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Orchestra Instruments

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4.in the orchestra are divided into two groups, first and second. Both are written as they sound, with the common G-clef.
7.parts are written with the F-clef, the tenor clef, and the G-clef. In many scores the notes written with the G-clef are notated an octave higher than they sound.
8.really not a horn at all, but an alto oboe. Melancholy and somber in its lower register; the upper little used.
10.the bass of the woodwind instruments. Lower register sonorous; upper good for melodies, though somewhat veiled and mysterious; between them are a few rather unsatisfactory notes.
11.the middle register is capable of great variety of expression. The lower cannot be had in piano or pianissimo. The oboe is less agile than the flute and clarinet. Its tone is peculiarly penetrating, so that the tones given to it in a chord for woodwind instruments stand out with special prominence.
12.two clarinets are in common use, the clarinet in Bb, and the clarinet in A. The first sounds a major second lower than written, the second a minor third lower. The lower register, called the “chalumeau” after an obsolete wind instrument, is peculiarly full and mellow. Then comes a break in which the tone is dull and the fingering difficult.
13.the best register for quiet solo passages is the middle. The upper register is brilliant in fortissimo, but can be effective in soft passages. The lower tones are little used in solo save for special dramatic effects. They are often convenient for filling n harmony with other wind instruments.
15.the most sonorous register is that lying just above and below middle C. Below the regular range, after a slight gap, there are a few so-called “pedal notes.” The trombone parts are written as sounded, but for higher notes the tenor clef is used, which places middle C on the fourth line of the staff. The bass trombone has the same range a minor third lower.
16.made in Bb and A, like the ordinary instrument, but sounding an octave lower. The bass clarinet is A is less used than formerly. The lower two octaves are of excellent, full tone, and can be sounded in a beautiful pianissimo; the upper register is seldom used, being better on the ordinary clarinet. The bass-clarinet in Bb sounds a major ninth lower than written.
1.most modern orchestras have at least half are provided with a fifth string tuned to low C, increasing their range by four notes. The part is written an octave higher than it sounds.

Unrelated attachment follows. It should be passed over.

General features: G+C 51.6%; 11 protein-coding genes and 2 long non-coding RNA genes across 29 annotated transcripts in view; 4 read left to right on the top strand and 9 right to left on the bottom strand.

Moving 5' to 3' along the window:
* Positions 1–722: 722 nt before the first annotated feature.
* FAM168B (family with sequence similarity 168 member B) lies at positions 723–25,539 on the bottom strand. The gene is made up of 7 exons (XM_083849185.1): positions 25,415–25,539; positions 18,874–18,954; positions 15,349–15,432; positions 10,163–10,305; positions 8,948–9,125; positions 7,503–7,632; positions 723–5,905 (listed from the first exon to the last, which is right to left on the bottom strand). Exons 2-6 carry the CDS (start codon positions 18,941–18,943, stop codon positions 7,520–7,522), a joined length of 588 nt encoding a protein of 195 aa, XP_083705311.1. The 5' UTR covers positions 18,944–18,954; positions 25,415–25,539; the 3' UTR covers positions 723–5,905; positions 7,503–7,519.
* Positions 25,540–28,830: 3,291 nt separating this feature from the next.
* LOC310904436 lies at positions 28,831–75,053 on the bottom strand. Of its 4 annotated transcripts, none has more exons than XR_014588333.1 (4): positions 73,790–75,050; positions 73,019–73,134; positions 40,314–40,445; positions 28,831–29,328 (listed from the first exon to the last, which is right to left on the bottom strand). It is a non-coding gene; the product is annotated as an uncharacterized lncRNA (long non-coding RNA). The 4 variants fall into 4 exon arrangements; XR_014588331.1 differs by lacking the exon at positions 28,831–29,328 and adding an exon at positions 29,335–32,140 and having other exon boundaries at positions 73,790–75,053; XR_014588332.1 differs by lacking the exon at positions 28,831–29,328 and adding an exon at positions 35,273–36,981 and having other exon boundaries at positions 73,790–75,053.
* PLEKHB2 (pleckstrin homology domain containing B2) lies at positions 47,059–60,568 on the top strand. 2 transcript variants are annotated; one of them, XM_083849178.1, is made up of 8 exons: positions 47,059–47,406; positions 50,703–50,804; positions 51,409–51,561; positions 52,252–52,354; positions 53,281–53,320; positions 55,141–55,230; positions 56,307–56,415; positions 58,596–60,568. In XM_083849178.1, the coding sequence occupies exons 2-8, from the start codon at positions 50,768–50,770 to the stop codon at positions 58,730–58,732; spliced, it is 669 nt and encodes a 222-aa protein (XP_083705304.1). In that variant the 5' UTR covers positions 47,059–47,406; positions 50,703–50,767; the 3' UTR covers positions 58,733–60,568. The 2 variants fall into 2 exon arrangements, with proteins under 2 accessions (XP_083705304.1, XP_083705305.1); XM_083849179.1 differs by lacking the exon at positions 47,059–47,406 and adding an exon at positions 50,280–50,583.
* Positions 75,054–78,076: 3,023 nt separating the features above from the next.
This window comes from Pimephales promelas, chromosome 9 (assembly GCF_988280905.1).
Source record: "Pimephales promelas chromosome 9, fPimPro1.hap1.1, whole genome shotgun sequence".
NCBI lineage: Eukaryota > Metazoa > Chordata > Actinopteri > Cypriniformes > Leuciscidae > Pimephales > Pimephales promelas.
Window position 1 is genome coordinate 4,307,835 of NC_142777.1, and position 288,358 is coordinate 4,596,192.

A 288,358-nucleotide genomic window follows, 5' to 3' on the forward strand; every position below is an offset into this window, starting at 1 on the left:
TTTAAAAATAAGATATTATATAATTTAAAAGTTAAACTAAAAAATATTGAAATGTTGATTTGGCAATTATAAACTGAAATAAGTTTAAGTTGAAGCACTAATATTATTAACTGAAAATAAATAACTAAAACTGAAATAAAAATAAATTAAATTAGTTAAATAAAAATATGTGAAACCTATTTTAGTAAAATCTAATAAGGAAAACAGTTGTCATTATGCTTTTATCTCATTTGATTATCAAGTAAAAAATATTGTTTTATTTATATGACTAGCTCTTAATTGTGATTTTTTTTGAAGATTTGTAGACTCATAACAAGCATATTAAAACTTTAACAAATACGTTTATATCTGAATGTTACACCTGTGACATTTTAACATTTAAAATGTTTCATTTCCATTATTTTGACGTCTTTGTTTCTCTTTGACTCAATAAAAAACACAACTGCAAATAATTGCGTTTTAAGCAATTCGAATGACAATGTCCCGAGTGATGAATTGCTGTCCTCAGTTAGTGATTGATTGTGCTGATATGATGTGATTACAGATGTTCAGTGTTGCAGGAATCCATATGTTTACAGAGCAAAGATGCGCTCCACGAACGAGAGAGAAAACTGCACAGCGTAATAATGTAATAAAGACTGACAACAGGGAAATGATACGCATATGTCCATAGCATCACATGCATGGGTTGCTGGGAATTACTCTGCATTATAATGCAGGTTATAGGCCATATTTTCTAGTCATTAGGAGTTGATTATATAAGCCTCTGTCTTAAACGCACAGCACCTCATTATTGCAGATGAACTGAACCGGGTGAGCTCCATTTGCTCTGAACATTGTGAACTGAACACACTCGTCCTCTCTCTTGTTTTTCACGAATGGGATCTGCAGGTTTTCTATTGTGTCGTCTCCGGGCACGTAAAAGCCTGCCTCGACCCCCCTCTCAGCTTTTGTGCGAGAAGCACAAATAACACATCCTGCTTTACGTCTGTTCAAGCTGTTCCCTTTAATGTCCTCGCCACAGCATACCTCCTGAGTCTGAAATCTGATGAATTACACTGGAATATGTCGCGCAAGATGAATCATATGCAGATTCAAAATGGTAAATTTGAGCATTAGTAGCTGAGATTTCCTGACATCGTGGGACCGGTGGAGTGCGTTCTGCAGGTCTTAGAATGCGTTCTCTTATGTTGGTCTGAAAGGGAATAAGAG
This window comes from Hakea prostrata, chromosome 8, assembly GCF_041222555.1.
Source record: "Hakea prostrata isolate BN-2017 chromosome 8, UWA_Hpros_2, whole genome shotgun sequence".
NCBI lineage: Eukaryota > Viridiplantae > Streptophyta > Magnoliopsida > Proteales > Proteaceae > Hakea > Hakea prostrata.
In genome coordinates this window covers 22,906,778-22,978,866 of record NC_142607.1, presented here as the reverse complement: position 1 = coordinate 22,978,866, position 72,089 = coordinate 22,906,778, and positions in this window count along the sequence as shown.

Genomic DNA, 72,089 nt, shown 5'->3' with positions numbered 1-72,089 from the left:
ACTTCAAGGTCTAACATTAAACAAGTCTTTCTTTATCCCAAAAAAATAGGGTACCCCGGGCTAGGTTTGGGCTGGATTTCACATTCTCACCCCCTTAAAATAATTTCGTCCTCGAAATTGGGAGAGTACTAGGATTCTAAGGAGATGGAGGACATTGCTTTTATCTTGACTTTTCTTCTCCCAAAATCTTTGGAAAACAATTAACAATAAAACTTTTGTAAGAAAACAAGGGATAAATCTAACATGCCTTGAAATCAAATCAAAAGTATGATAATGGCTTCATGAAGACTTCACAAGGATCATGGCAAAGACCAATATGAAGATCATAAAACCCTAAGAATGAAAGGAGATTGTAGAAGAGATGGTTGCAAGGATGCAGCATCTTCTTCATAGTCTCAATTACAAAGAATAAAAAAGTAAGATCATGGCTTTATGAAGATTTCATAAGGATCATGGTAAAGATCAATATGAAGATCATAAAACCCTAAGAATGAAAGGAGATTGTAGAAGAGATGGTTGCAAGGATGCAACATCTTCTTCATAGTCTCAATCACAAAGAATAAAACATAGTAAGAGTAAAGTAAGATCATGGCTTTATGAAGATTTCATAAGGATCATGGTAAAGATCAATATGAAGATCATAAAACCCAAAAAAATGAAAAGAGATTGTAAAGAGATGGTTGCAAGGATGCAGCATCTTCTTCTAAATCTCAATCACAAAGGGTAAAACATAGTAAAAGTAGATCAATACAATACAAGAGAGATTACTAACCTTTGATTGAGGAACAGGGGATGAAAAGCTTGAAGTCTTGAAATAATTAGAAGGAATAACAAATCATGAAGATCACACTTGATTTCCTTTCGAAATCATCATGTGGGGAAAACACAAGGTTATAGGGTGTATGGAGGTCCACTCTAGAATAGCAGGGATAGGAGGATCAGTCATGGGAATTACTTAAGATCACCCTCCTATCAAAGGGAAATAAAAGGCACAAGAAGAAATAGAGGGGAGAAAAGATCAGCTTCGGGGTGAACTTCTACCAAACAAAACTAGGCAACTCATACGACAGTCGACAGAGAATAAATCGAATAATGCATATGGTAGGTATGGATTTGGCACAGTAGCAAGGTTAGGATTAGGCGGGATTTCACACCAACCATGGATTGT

2.the lowest octave of the range is weak, the tones being much better on the flute. The best register is the second octave. Above that the tone is piercing, and can be produced only in fortissimo. The piccolo sounds an octave higher than written.
3.a non-transposing instrument, but its lower notes are written with the alto clef, which places middle C on the third line.
5.the horn in commonest use is that in F, sounding a fifth lower than written. As the “embouchure” (tension of the lips and pressure of breath) varies for different parts of the range, the horns are arranged in pairs, the first horn playing higher than the second, third higher than the fourth, etc.
6.used only for bass, or for melodic phrases in low register. This instrument, sometimes called contrafagotto, sounds an octave lower than written.
9.modern trumpet players are more and more following the French custom of using the trumpet in C, instead of those in Bb and A. IN Germany those in Eb, E, and F are sometimes used. Like the horns, the trumpets are arranged in pairs, the first of each pair taking the higher, and the second the lower tones. The trumpet has unfortunately been supplanted in many of our orchestras by the cornet, and instrument of inferior tone, but easier to play.
14.the tuba in most common used, sometimes called the Bombardon is the bass of the trombone choir, and is written as it sounds, in the F-clef. There is also a ‘tuba in Bb’ or Euphonium, pitched a fifth higher, and a Contra bass tuba, pitched a fourth lower. The “Serpent” and the “Ophicleide” are obsolete instruments which used to take the place now occupied by the tuba.

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